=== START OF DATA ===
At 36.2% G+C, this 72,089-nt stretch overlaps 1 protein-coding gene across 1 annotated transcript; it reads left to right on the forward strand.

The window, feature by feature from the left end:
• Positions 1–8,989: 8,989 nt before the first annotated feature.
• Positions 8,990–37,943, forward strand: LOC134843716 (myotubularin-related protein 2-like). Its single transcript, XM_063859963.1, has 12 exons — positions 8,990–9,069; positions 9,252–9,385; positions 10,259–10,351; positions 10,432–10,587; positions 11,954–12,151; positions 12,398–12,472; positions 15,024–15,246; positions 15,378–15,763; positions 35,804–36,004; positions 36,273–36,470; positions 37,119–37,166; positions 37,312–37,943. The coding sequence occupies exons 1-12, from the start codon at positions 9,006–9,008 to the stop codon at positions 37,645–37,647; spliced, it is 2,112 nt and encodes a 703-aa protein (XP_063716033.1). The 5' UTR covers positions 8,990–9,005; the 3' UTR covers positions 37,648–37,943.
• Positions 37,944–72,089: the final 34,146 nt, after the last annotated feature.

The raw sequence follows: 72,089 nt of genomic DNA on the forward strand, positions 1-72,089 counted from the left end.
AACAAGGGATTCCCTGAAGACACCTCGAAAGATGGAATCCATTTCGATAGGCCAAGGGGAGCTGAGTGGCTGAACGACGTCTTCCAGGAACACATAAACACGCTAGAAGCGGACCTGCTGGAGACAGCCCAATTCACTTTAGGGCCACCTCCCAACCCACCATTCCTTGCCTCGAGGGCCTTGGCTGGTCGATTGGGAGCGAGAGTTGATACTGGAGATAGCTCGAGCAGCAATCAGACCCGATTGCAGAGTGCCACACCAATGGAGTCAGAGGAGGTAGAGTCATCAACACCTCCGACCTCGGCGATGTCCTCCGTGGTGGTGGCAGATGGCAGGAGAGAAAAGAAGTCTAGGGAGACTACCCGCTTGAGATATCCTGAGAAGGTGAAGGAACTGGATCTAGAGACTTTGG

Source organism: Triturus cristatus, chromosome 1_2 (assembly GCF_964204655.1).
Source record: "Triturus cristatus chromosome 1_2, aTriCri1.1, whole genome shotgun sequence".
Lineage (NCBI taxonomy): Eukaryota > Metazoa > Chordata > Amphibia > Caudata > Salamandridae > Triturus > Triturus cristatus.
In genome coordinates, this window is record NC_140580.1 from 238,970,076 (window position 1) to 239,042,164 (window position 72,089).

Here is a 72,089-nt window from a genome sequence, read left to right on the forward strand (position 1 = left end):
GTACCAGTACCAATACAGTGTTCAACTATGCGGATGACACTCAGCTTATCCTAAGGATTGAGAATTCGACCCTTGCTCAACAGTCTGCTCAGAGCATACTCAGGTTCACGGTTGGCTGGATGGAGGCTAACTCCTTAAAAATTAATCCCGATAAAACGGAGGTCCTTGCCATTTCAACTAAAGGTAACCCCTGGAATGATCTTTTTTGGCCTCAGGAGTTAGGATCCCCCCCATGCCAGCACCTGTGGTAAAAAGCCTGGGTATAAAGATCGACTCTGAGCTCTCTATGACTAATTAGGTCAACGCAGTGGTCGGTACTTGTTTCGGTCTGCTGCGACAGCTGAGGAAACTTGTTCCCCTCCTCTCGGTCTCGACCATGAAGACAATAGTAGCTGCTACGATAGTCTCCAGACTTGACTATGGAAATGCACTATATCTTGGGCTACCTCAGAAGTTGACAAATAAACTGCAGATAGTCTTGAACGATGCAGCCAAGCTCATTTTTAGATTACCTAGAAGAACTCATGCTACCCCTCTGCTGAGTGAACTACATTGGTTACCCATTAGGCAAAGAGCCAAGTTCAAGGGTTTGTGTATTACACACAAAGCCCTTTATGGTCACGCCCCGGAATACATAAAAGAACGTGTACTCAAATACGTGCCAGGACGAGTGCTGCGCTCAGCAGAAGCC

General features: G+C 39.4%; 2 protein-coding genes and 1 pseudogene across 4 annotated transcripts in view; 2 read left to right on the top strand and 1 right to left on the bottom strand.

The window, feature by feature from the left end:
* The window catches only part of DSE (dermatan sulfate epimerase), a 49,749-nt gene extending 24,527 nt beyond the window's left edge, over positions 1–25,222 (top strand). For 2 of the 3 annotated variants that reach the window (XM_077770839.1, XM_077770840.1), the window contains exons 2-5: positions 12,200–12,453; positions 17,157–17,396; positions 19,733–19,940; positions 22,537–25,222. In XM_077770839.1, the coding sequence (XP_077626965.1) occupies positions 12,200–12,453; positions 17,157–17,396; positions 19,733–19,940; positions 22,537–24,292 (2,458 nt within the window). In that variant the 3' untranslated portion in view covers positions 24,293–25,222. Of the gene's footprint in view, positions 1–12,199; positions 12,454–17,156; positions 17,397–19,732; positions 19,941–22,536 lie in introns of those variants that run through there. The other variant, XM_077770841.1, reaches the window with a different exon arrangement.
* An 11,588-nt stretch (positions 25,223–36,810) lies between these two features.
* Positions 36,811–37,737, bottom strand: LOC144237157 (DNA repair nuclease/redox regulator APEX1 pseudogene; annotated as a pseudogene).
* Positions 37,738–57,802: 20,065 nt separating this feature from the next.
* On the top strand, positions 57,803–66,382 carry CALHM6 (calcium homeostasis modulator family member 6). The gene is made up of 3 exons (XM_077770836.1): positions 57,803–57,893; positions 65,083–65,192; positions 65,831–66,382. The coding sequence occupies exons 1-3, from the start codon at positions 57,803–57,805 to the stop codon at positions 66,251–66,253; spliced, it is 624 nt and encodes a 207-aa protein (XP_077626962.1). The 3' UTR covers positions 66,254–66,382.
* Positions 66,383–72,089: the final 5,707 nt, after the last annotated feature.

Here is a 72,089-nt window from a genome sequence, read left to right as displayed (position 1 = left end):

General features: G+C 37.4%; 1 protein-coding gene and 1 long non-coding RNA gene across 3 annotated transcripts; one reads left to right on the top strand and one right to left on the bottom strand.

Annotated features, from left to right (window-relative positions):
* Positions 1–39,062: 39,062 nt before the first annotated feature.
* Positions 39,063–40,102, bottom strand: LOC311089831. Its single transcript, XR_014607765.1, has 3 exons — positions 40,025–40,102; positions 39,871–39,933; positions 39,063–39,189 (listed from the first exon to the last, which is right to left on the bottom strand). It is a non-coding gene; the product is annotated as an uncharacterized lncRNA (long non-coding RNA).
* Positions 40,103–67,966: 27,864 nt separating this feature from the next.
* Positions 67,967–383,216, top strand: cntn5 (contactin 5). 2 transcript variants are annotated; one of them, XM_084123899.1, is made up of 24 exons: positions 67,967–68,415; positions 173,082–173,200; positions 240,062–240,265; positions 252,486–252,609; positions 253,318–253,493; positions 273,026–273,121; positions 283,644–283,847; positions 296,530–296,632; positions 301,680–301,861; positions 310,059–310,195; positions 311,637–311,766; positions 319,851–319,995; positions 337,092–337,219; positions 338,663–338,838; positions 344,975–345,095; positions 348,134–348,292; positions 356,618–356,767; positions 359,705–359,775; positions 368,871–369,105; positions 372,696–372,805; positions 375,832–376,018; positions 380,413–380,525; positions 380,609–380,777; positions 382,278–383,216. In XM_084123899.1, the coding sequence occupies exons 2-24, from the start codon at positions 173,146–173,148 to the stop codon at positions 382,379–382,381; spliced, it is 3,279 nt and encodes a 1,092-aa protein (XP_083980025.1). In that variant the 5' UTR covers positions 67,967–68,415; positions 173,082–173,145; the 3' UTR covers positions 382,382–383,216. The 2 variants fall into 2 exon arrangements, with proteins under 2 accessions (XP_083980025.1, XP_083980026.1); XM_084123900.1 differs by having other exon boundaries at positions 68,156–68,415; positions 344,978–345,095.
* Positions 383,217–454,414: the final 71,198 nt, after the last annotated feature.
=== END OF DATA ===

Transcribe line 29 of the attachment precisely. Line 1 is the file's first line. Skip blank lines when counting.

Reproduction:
* Positions 383,217–454,414: the final 71,198 nt, after the last annotated feature.